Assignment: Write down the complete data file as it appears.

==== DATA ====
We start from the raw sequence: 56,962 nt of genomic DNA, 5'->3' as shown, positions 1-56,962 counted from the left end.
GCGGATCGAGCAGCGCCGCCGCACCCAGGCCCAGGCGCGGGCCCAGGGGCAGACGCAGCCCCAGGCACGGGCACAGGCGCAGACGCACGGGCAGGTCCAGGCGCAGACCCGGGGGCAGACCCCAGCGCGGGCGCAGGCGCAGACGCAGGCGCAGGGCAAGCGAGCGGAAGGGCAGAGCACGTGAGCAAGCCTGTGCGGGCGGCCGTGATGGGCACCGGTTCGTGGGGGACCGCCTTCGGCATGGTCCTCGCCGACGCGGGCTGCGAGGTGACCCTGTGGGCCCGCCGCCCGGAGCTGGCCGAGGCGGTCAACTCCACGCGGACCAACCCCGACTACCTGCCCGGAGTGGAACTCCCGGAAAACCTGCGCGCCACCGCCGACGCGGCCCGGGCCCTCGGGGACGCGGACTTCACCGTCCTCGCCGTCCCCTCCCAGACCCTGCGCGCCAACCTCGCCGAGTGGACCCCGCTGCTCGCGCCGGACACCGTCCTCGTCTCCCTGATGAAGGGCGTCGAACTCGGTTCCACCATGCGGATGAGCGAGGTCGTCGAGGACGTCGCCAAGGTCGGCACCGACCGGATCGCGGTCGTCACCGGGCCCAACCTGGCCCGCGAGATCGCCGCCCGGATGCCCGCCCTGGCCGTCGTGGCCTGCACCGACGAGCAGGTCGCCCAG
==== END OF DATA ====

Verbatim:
We start from the raw sequence: 56,962 nt of genomic DNA, 5'->3' as shown, positions 1-56,962 counted from the left end.
GCGGATCGAGCAGCGCCGCCGCACCCAGGCCCAGGCGCGGGCCCAGGGGCAGACGCAGCCCCAGGCACGGGCACAGGCGCAGACGCACGGGCAGGTCCAGGCGCAGACCCGGGGGCAGACCCCAGCGCGGGCGCAGGCGCAGACGCAGGCGCAGGGCAAGCGAGCGGAAGGGCAGAGCACGTGAGCAAGCCTGTGCGGGCGGCCGTGATGGGCACCGGTTCGTGGGGGACCGCCTTCGGCATGGTCCTCGCCGACGCGGGCTGCGAGGTGACCCTGTGGGCCCGCCGCCCGGAGCTGGCCGAGGCGGTCAACTCCACGCGGACCAACCCCGACTACCTGCCCGGAGTGGAACTCCCGGAAAACCTGCGCGCCACCGCCGACGCGGCCCGGGCCCTCGGGGACGCGGACTTCACCGTCCTCGCCGTCCCCTCCCAGACCCTGCGCGCCAACCTCGCCGAGTGGACCCCGCTGCTCGCGCCGGACACCGTCCTCGTCTCCCTGATGAAGGGCGTCGAACTCGGTTCCACCATGCGGATGAGCGAGGTCGTCGAGGACGTCGCCAAGGTCGGCACCGACCGGATCGCGGTCGTCACCGGGCCCAACCTGGCCCGCGAGATCGCCGCCCGGATGCCCGCCCTGGCCGTCGTGGCCTGCACCGACGAGCAGGTCGCCCAG